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Judiciary Peer Pressure Force Reversal of Ban on Partisan Memberships in ‘Tabled’ Ethics Advisory. But it’s Only Temporary.

The Code of Conduct encourages judges to remain active in the community and the legal profession so long as those activities do not conflict with judicial obligations.

LIT COMMENTARY

In a u-turn, the US Courts reverse on partisan memberships of societies like the Federalist Society. Here’s the letter from Director Jim Duff of the US Courts Judicial Conference Committee on Codes of Conduct.  He clearly intimates that this matter is not over.

TEXAS: It’s even more alarming that Judge Elrod of the 5th Circuit is apparently is on this committee and a staunch and outspoken Federalist Society member. One should note; The Fifth Circuit’s is consistent – at being controversial.

Note; it appears there is a typo over the Ethics Advisory # as prior articles discuss #116 but this letter claims it’s #117. Perhaps it will be clarified.

THE PARTISAN JUDGE JENNIFER WALKER ELROD, 5TH CIR.

“As another side note, there may be an elephant in the room for some of you, wondering, “What in the world is a federal judge doing moderating a Federalist Society panel?”

You may have seen some things in the newspaper about such things.

I want you to know that I take ethical responsibilities very seriously, and in fact, I am privileged to be an appointee on the Judicial Codes of Conduct Committee appointed by the Chief Justice.

So I have personally studied Advisory Opinion 116. And I can’t speak for others, but I can speak for myself and I believe it is entirely ethical to be engaged with lawyers and scholars leading in the field in nonpartisan fashion in the wonderful way that the Federalist Society does.

So I am glad to be here.”

[Video at 3:25-4:22.]

[RETIRING] Hon. Thomas B. Griffith, Judge, United States Court of Appeals, D.C. Circuit and Federalist Society Member

Judge Griffith was appointed to the United States Court of Appeals in June 2005. A graduate of Brigham Young University and the University of Virginia School of Law, Judge Griffith was engaged in private practice from 1985 – 1995 and again in 1999, first in Charlotte, North Carolina, where he was an associate at Robinson, Bradshaw and Hinson, and later in Washington, D.C., where he was an associate and then a partner at Wiley, Rein and Fielding.

His primary areas of emphasis were commercial and corporate litigation and government investigations.

From 1995 – 99, Judge Griffith was Senate Legal Counsel of the United States. In that capacity, he represented the interests of the Senate in litigation and advised the Senate leadership and its committees on investigations, including the impeachment trial of President Clinton.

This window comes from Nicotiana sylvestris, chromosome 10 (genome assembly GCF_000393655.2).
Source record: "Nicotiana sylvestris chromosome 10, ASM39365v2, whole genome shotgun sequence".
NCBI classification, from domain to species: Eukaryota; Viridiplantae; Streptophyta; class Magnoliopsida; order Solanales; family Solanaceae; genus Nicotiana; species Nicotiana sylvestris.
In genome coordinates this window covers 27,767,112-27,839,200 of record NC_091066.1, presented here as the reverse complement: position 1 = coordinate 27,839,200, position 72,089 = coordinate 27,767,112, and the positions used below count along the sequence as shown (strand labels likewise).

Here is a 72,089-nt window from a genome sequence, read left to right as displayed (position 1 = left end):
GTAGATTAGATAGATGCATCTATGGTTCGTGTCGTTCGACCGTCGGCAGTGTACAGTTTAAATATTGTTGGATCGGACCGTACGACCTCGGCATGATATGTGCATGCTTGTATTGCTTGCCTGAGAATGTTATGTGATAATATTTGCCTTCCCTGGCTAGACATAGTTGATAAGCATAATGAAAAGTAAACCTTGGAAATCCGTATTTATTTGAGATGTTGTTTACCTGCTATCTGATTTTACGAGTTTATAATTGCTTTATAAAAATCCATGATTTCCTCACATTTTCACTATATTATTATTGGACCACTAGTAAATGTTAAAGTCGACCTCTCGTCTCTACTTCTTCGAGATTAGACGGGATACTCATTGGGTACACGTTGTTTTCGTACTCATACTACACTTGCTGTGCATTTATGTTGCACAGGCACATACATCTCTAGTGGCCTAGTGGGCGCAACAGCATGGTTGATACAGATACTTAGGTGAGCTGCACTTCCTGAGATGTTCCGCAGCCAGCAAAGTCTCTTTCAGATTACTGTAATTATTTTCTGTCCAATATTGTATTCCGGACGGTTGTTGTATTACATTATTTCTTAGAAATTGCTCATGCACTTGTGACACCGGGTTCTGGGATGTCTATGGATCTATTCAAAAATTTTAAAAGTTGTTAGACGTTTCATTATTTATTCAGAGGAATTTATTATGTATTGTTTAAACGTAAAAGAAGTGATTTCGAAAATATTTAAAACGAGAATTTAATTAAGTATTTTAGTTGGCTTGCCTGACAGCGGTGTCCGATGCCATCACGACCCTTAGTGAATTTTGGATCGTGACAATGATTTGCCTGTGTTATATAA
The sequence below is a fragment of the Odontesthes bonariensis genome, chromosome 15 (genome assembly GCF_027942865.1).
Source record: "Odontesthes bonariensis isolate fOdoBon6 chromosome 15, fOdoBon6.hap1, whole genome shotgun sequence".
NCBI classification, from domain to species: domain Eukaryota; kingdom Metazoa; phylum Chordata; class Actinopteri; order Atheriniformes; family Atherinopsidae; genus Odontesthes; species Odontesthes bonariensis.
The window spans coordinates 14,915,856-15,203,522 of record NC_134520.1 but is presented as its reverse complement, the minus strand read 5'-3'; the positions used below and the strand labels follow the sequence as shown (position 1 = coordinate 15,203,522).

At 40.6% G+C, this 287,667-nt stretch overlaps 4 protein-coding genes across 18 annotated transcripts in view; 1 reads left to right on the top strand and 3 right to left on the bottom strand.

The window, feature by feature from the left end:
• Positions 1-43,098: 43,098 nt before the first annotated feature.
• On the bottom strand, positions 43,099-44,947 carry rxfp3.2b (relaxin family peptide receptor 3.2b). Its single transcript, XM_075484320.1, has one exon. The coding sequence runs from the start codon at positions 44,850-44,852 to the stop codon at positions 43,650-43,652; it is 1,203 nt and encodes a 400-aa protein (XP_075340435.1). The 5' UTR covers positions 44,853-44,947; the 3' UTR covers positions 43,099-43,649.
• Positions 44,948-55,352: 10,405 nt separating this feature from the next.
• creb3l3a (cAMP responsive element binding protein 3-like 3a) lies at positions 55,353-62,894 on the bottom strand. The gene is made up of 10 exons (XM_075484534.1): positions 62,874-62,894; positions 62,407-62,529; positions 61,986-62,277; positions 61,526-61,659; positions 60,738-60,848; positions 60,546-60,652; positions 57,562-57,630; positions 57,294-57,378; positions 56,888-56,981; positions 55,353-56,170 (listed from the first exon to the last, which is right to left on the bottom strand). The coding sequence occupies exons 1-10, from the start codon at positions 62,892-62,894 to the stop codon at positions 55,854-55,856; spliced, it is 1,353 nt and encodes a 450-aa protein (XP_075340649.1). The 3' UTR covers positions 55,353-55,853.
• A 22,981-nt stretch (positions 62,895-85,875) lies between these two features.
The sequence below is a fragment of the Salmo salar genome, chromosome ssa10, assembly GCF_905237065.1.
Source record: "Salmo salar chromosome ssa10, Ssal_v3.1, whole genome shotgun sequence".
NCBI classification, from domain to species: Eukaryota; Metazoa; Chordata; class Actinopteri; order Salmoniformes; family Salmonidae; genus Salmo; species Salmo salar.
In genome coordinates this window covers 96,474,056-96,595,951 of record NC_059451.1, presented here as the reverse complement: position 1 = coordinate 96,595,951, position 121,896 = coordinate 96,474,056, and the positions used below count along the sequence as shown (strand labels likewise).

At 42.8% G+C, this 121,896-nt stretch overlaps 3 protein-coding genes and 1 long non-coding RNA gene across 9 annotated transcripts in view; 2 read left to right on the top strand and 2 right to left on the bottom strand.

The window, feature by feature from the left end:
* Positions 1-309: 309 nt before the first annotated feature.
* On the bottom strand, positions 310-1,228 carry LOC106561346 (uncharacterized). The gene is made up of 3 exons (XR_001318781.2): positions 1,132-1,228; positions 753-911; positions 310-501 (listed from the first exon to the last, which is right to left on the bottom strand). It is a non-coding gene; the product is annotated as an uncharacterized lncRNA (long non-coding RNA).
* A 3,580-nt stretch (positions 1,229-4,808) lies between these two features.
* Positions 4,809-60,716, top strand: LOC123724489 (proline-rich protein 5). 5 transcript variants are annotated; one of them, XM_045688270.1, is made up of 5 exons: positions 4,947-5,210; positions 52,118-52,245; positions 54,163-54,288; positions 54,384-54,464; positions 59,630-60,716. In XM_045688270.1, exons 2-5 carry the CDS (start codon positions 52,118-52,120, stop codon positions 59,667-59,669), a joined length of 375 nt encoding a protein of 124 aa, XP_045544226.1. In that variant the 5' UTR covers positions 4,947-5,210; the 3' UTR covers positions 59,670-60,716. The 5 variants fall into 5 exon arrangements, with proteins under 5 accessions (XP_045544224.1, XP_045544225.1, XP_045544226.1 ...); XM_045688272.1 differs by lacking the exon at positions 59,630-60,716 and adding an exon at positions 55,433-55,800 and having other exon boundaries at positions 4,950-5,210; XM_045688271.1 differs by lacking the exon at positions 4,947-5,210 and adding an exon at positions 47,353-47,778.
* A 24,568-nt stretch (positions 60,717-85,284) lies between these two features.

From 2000 until his appointment to the United States Court of Appeals, Judge Griffith was Assistant to the President and General Counsel of Brigham Young University.

In 1999 – 2000, Judge Griffith was General Counsel to the Advisory Commission on Electronic Commerce, a congressional commission created to study the interplay between tax policy and electronic commerce.

In 2002 – 03, Judge Griffith served as a member of the United States Secretary of Education’s Commission on Opportunity in Athletics, which examined the role of Title IX in intercollegiate athletics. Judge Griffith has long been active in the American Bar Association’s Central European and Eurasian Law Initiative (CEELI). He currently serves on the CEELI Council of the ABA’s Rule of Law Initiative and on the board of directors of the CEELI Institute in Prague.

Since joining the Court, Judge Griffith has taught courses on Presidential Powers and Judicial Process at the Brigham Young University Law School and on the Role of an Article III judge at Stanford Law School.

 Judge Griffith Announces Retirement from D.C. Bench

Griffith is set to retire in September, just two months ahead of the 2020 election, as politics intensify the focus on Trump’s conservative makeover of the federal courts.

The judge, a George W. Bush appointee and 15-year veteran of the D.C. Circuit, made headlines last week when he ruled against House Democratic lawmakers who sought to enforce a subpoena against a former Trump aide.

In a 2-1 opinion, Griffith ruled that courts were powerless to intervene in a House lawsuit to compel testimony from former White House counsel Don McGahn over Trump’s objections. If his ruling stands, it would establish a favorable precedent for future White House efforts to avoid congressional oversight.

However, Griffith also cast a vote against Trump when the president asked the court to reconsider a ruling that paved the way for Democrats to obtain his financial records.

The 65-year-old judge’s pending departure will mark the third vacancy for Trump to fill on the D.C. Circuit, which is sometimes referred to as “the second most important court” after the U.S. Supreme Court — where a disproportionate number of D.C. Circuit judges eventually land.

July 30, 2020 MEMORANDUM

To:                  All United States Judges

From:              James C. Duff

RE:                 UPDATE REGARDING EXPOSURE DRAFT – ADVISORY OPINION NO. 117

(INFORMATION)